Modifying the eForm Definition
In addition to the Word template for your eForm, the eForm Definition contains many other properties. In the eForm definition, you can choose what processes will run when the eForm is submitted, how disabled or required fields will look, and much more. These properties can be found on the eForm Options tab of the Properties section of the eForm definition.
Typically, a process begins when a user opens a form, fills it out, and submits it. Process Director uses the “Automatically start this process after eForm is submitted” property to determine which Process Timeline or Workflow to launch. In the case of the Travel Expenses Request eForm in the sample project, submitting the form immediately starts the approval process that is modeled in the Travel Expense Approval Process Timeline.
eForm Controls and Fields
As mentioned in the last section, the eForm Definition also converts all of the controls that you placed on the eForm template into data fields to store the information that users enter into the form. Each of these data fields are mapped to their respective form controls. Just as the form controls have a set of properties that you can access in the Word designer, the data fields have properties of their own that are accessed through the eForm Definition. Many of the data field properties determine how the form controls will operate when the form is running. So, from the user's point of view, the terms "data field" and "control" are largely interchangeable, because the data field is so closely identified with the control.
There are two main types of controls/data fields: those that store data, and those that do not. Data entry controls like text boxes, check boxes, or dropdowns usually accept data input from the user, and that data is stored in data fields by Process Director. Container controls like sections or arrays do not store or accept data from users, but determine the look and feel or operation of the form. These two different types of fields may have very different properties, but there are a number of field properties that most form fields have in common.
The first common property is the ToolTip. The ToolTip property identifies the text that will appear in a callout box whenever the cursor is hovered over a control on the form.
The Friendly Name property is very useful for replacing field names, which cannot use special characters or spaces, into more easily readable names when they are displayed in Knowledge Views or in other areas of Process Director. For instance, you might have a field named "SubmissionDate". When this field is displayed, you would probably prefer that it be displayed as "Submission Date" or "Date Submitted". Using the Friendly Name property allows you to ensure that field names always display is a more readable form when presented to users.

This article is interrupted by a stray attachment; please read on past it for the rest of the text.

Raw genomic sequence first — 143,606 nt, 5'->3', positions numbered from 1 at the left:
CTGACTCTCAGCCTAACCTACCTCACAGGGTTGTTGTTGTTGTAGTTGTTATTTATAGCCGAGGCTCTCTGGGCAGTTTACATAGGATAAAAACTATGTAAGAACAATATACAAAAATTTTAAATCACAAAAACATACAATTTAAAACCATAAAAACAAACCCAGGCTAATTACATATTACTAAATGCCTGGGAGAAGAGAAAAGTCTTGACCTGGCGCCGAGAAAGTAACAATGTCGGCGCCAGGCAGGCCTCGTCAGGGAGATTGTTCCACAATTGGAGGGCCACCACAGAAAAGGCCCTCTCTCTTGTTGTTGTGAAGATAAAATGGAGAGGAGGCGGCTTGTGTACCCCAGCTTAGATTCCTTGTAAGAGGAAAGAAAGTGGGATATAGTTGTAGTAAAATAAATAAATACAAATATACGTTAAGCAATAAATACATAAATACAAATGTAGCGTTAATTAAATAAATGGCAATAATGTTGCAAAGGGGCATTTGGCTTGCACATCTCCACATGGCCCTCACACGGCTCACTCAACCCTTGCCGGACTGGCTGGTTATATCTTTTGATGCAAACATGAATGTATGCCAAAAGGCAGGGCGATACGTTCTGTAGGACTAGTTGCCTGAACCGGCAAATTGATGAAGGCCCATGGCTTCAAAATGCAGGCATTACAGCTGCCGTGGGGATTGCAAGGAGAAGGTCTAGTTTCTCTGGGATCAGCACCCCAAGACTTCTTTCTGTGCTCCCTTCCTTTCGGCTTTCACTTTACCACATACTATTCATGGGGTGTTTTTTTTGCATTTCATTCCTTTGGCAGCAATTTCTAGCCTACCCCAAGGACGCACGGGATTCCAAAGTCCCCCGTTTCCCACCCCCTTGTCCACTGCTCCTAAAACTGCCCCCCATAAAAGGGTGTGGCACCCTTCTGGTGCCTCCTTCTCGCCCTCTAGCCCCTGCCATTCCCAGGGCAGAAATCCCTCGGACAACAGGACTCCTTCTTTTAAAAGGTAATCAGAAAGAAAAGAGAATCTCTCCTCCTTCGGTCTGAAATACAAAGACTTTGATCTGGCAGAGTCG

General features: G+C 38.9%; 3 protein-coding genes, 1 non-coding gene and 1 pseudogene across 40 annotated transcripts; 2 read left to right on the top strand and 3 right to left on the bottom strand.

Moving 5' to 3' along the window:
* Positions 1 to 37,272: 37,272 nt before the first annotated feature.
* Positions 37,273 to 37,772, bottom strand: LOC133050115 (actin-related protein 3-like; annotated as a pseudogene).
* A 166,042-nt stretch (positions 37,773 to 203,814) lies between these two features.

The Readonly property sets whether the control is enabled or disabled on the form. A disabled control cannot be edited by the user, although the value may still be displayed. You can set conditions on this property to enable or disable this control when the desired conditions are met.
The Hidden property determines whether or not the control is displayed on the eForm. Again, conditions can be set on this property to determine when the control is hidden or displayed.
The Required property determines whether or not the user must fill out the field before the form is submitted. Once again, a field can be made conditionally required, based on conditions set in this property.
The Readonly, Required, and Hidden properties also share an important commonality, in that they are inherited. Inheritance is the ability of a container control to automatically incorporate, or inherit, the properties of its parent container control. The eForm is the highest-level container control, and every control on the form is a child control of the eForm. A Section control placed onto an eForm will inherit the properties of the eForm, while an individual control placed into a Section control will inherit the section's properties.
For example, if the Required property of a Section control is set to "True", then inheritance ensures that all of the controls contained in that section will be required. You can override this, however, by explicitly setting the Required property of a control inside the section to "False". If there is conflict between the Required property of a container control, and the controls contained inside it, the control property at the lowest level wins, and overrides the inheritance.
Fields that accept and store user input have a couple of properties in common that you will regularly use.
The Default Value property enables you to apply a specific value for a control in the absence of user input. The default value can consist of a value that you enter, or one of a number of values derived from system information in Process Director. As you can see from the example below, the Default Value property can be set to a value derived from a process, a form, a Business Rule, and much more. The Default Value is set exactly once, when the form is first opened.
Another important property to understand is the Event Field property, which can be set to "True" or "False" via a checkbox. If the Event Field property is set to "True", then an event will be fired every time the field is edited. An event is a trigger that can be used to cause Process Director to take other actions. Setting the Event Field property to "true" enables Process Director to detect when a change has been made to the field, and then respond as you direct. A common use of the Event Field property is to detect a change to the value of an event field, then show or hide a second field based on the event field's value.